There were two different types of needs to resolve in the project: the need to create more space for day-care attendees and pupils, and the need to eliminate building-related symptoms. However, the decision-making was focusing largely on resolving the space requirements. Generally, decision-making is a process of selecting an option from a set of alternatives. The project participants did not manage to find alternatives to resolve the problem of building-related symptoms, but alternatives for space requirements were easier to find. This was probably the reason the project participants dismissed the topic of building-related symptoms in decision-making and concentrated only on solving the space requirements.


Public authorities all over the world are tackling modified needs for public facilities. In addition, a large proportion of the public building stock is damaged and in need of refurbishment. Therefore, the public authorities are constantly under pressure to make decisions concerning facility organisation. The decision-making is typically complex and each project has own characteristics, therefore, the public authorities cannot use the same plan for each project without adaptation.

This study presented the action research of a project planning process concerning a decision on organising facilities for a school and a day care centre. The decision-making process entailed the phases of identifying the target and the current problems; generating alternatives; and evaluating the alternatives. The project needed more accuracy concerning some sources of uncertainty, as one of the school buildings was significantly damaged. Therefore, the uncertainties were also identified in several phases of the project. In addition, establishing evaluation criteria for alternative designs in advance could have simplified the decision-making process.

This study is based on one case campus; however, other projects have similar characteristics to this research. The findings may provide insights that could be useful in the other public projects, and may increase project stakeholders’ knowledge of decision-making in terms of organising facilities, and offer practical value for owners of a damaged building.


The case-campus is light-coloured and the numbered buildings are (1) the white building, (2) the brick building and (3) the pavilion

Figure 1.

The case-campus is light-coloured and the numbered buildings are (1) the white building, (2) the brick building and (3) the pavilion

Decision-makers organising the school facilities

Figure 2.

Decision-makers organising the school facilities

Project planning meetings and the main topics discussed

Date Main topics
27.3.2018 Launch of project planning and presentation of the stakeholders
6.4.2018 Structural issues, condition of systems and devices and layout of the facilities
10.4.2018 Visit to the campus
10.4.2018 Facilities and functionality, usage of the site and an extension to the day nursery
4.5.2018 Requirements associated with ventilation and adequacy of the initial data
16.5.2018 The need for a condition assessment
21.5.2018 The procurement of a condition assessment
8.6.2018 The content of the condition assessment and the repair actions executed during the summer
28.6.2018 Progress of the condition assessment and the repair actions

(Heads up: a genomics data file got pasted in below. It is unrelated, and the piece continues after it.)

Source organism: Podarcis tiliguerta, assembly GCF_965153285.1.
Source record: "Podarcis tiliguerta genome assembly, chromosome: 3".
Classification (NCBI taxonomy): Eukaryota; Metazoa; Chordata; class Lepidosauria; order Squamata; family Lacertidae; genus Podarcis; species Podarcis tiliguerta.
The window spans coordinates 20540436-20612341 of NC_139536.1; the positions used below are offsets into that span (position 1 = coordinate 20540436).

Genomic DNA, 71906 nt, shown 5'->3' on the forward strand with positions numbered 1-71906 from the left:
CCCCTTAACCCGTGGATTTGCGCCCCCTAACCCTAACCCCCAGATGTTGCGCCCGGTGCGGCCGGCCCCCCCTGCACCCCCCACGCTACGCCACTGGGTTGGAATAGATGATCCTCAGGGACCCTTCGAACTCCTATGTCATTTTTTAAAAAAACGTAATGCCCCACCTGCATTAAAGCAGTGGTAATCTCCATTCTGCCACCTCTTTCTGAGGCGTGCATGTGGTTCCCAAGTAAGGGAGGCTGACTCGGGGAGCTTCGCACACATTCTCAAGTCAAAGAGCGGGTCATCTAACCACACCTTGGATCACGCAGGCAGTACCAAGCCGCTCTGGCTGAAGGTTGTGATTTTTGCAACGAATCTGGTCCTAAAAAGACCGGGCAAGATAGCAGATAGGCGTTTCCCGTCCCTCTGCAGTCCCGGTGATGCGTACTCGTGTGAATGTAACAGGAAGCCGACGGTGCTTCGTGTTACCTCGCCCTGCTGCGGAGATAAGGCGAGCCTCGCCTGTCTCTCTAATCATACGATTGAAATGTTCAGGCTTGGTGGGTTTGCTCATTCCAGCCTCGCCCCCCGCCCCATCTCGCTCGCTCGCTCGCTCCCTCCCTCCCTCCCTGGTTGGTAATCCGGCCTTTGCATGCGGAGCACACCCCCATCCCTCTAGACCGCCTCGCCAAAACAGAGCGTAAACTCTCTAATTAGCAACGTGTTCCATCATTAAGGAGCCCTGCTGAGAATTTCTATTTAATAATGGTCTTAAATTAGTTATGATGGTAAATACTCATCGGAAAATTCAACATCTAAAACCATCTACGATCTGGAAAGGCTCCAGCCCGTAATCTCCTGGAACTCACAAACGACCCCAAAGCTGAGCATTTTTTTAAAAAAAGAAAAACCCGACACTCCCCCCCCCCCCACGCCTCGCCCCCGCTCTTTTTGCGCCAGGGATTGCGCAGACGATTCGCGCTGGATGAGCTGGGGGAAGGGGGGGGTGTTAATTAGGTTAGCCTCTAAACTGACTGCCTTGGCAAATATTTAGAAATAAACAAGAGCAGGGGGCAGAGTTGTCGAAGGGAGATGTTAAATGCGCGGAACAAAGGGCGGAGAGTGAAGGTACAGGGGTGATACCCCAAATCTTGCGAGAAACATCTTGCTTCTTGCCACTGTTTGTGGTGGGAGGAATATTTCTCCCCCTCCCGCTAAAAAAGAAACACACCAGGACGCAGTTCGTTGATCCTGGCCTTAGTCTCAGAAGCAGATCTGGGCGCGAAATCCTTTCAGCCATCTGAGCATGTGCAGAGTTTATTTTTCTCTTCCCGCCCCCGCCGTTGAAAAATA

9.8.2018 The condition assessment task and repair actions executed during the summer
6.9.2018 The results of the condition assessment
10.9.2018 Procurement model
11.9.2018 Project planning
5.10.2018 Presentation of the results of the condition assessment
3.12.2018 The results of the condition assessment and effects of the results on project planning
3.1.2019 Visit to the buildings, review of the results of the condition assessment and general notices
16.1.2019 Commencement of the designing work
31.1.2019 The matters required related to the design
28.2.2019 Presentation of the design layouts
14.3.2019 Review and evaluation of the design layouts
28.3.2019 Review and evaluation of the design layouts

Evaluation of alternatives 1, 2 and 3

Characteristic Alternative 1 Alternative 2 Alternative 3
Facilities the new extension comprises Facilities for a day care centre Facilities for fine art, handcrafts, home economics and natural sciences New kitchen facilities, a dining hall and facilities for natural science and home economics
Area of extension (Gross floor area, m2) 1,812 + ventilation engine room 2,284 2,233
Technical level of the extension * ** ***
Cost * ** ***
Advantages Functionality of the day nursery facilities
Minor renovation needs in the existing classrooms
The yard of the day nursery is quieter than the current yard as it is further away from the road, and particle emissions levels are lower
Functionality of the natural sciences, home economics, handcraft and fine art facilities
Possibility of building demanding facilities in a way that offers better moisture performance than currently
Practical and safe service transport
Functionality of the natural sciences and home economics classrooms
Possibility of building demanding facilities in way that offers better moisture performance than currently
Downsides Delivery of the lunches to the day nursery
The service vehicles often drive through the yard, where the pupils spend time
Another kitchen and dining room in the extension
Particle emissions and noise in the yard of the day nursery
Loud noise from the dining hall being conveyed into the facilities of the day care centre
The service vehicles often drive through the yard, where the pupils spend time
Five units of day care instead of the required six units. The five units would cover the area of six units, but requires increasing the number of children in every unit
Delivery of lunches to the day nursery
Particle emissions and noise in the yard of the day nursery
Five units of day care instead of the required six units
Risks High financial losses if the refurbishment to eliminate the symptoms does not produce successful results as when the kitchen is refurbished, the room layout will be significantly modified and new staff facilities built Financial losses if the refurbishment to eliminate the symptoms does not produce successful results, as the room layout will be significantly modified and new staff facilities built


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Corresponding author

Ulrika Uotila can be contacted at: